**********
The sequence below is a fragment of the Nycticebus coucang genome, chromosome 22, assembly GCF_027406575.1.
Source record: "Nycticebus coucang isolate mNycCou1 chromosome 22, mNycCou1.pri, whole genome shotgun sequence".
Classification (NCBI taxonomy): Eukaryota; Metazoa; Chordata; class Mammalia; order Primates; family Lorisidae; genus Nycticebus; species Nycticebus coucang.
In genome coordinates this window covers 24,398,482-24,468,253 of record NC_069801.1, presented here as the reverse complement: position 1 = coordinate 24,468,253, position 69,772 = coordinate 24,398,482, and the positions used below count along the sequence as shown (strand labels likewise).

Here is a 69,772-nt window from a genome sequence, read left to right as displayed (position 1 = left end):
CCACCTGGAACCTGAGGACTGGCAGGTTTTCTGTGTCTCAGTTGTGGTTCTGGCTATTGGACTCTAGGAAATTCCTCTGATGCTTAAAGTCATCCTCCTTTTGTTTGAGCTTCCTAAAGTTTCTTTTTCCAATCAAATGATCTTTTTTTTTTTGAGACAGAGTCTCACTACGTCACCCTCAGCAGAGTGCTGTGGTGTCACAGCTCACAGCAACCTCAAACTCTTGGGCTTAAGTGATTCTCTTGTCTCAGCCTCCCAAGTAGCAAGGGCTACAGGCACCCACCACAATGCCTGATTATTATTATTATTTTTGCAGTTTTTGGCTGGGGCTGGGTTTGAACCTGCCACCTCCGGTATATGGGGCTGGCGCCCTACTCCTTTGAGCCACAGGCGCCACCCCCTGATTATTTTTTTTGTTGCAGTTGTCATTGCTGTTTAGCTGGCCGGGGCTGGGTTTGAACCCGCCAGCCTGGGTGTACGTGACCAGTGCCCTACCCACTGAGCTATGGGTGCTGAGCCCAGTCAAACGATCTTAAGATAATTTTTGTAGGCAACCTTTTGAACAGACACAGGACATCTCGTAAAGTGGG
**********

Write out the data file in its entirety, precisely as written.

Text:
The sequence below is a fragment of the Nycticebus coucang genome, chromosome 22, assembly GCF_027406575.1.
Source record: "Nycticebus coucang isolate mNycCou1 chromosome 22, mNycCou1.pri, whole genome shotgun sequence".
Classification (NCBI taxonomy): Eukaryota; Metazoa; Chordata; class Mammalia; order Primates; family Lorisidae; genus Nycticebus; species Nycticebus coucang.
In genome coordinates this window covers 24,398,482-24,468,253 of record NC_069801.1, presented here as the reverse complement: position 1 = coordinate 24,468,253, position 69,772 = coordinate 24,398,482, and the positions used below count along the sequence as shown (strand labels likewise).

Here is a 69,772-nt window from a genome sequence, read left to right as displayed (position 1 = left end):
CCACCTGGAACCTGAGGACTGGCAGGTTTTCTGTGTCTCAGTTGTGGTTCTGGCTATTGGACTCTAGGAAATTCCTCTGATGCTTAAAGTCATCCTCCTTTTGTTTGAGCTTCCTAAAGTTTCTTTTTCCAATCAAATGATCTTTTTTTTTTTGAGACAGAGTCTCACTACGTCACCCTCAGCAGAGTGCTGTGGTGTCACAGCTCACAGCAACCTCAAACTCTTGGGCTTAAGTGATTCTCTTGTCTCAGCCTCCCAAGTAGCAAGGGCTACAGGCACCCACCACAATGCCTGATTATTATTATTATTTTTGCAGTTTTTGGCTGGGGCTGGGTTTGAACCTGCCACCTCCGGTATATGGGGCTGGCGCCCTACTCCTTTGAGCCACAGGCGCCACCCCCTGATTATTTTTTTTGTTGCAGTTGTCATTGCTGTTTAGCTGGCCGGGGCTGGGTTTGAACCCGCCAGCCTGGGTGTACGTGACCAGTGCCCTACCCACTGAGCTATGGGTGCTGAGCCCAGTCAAACGATCTTAAGATAATTTTTGTAGGCAACCTTTTGAACAGACACAGGACATCTCGTAAAGTGGG